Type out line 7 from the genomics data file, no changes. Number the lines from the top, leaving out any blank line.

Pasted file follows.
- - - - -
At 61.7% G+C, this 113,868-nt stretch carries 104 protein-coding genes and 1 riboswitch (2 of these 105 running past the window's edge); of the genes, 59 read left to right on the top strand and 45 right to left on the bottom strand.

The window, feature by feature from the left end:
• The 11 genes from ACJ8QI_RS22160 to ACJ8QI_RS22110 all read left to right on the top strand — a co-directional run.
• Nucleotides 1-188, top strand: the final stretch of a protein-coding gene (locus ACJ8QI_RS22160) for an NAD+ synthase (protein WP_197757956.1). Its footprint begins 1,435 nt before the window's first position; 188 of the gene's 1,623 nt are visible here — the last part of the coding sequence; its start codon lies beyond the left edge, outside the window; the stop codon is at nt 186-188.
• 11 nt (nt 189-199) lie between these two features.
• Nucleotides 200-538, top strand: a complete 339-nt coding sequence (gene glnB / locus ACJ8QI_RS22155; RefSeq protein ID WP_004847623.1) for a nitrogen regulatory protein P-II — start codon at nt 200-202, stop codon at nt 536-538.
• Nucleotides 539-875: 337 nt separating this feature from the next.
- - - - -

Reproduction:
• Nucleotides 539-875: 337 nt separating this feature from the next.